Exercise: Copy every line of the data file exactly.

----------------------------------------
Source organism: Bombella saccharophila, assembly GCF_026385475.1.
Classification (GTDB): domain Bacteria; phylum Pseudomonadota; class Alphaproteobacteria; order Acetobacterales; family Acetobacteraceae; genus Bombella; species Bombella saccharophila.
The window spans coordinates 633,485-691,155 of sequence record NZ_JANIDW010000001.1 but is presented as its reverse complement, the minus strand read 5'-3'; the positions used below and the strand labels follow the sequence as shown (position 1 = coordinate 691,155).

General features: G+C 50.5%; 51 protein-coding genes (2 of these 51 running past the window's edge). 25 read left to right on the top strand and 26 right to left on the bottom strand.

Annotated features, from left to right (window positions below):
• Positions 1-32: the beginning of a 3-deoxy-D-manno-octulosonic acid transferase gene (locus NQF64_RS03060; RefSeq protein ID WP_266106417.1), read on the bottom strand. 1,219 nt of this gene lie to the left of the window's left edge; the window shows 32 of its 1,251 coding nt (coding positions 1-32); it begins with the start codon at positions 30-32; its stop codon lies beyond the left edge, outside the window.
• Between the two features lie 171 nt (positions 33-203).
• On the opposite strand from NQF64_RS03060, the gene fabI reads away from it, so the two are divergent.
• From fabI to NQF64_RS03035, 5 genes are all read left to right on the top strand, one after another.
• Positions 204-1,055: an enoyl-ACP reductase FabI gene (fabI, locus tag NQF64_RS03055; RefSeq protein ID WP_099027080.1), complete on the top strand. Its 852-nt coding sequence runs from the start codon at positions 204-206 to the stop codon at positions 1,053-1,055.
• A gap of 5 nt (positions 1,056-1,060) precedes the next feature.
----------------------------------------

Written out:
Source organism: Bombella saccharophila, assembly GCF_026385475.1.
Classification (GTDB): domain Bacteria; phylum Pseudomonadota; class Alphaproteobacteria; order Acetobacterales; family Acetobacteraceae; genus Bombella; species Bombella saccharophila.
The window spans coordinates 633,485-691,155 of sequence record NZ_JANIDW010000001.1 but is presented as its reverse complement, the minus strand read 5'-3'; the positions used below and the strand labels follow the sequence as shown (position 1 = coordinate 691,155).

General features: G+C 50.5%; 51 protein-coding genes (2 of these 51 running past the window's edge). 25 read left to right on the top strand and 26 right to left on the bottom strand.

Annotated features, from left to right (window positions below):
• Positions 1-32: the beginning of a 3-deoxy-D-manno-octulosonic acid transferase gene (locus NQF64_RS03060; RefSeq protein ID WP_266106417.1), read on the bottom strand. 1,219 nt of this gene lie to the left of the window's left edge; the window shows 32 of its 1,251 coding nt (coding positions 1-32); it begins with the start codon at positions 30-32; its stop codon lies beyond the left edge, outside the window.
• Between the two features lie 171 nt (positions 33-203).
• On the opposite strand from NQF64_RS03060, the gene fabI reads away from it, so the two are divergent.
• From fabI to NQF64_RS03035, 5 genes are all read left to right on the top strand, one after another.
• Positions 204-1,055: an enoyl-ACP reductase FabI gene (fabI, locus tag NQF64_RS03055; RefSeq protein ID WP_099027080.1), complete on the top strand. Its 852-nt coding sequence runs from the start codon at positions 204-206 to the stop codon at positions 1,053-1,055.
• A gap of 5 nt (positions 1,056-1,060) precedes the next feature.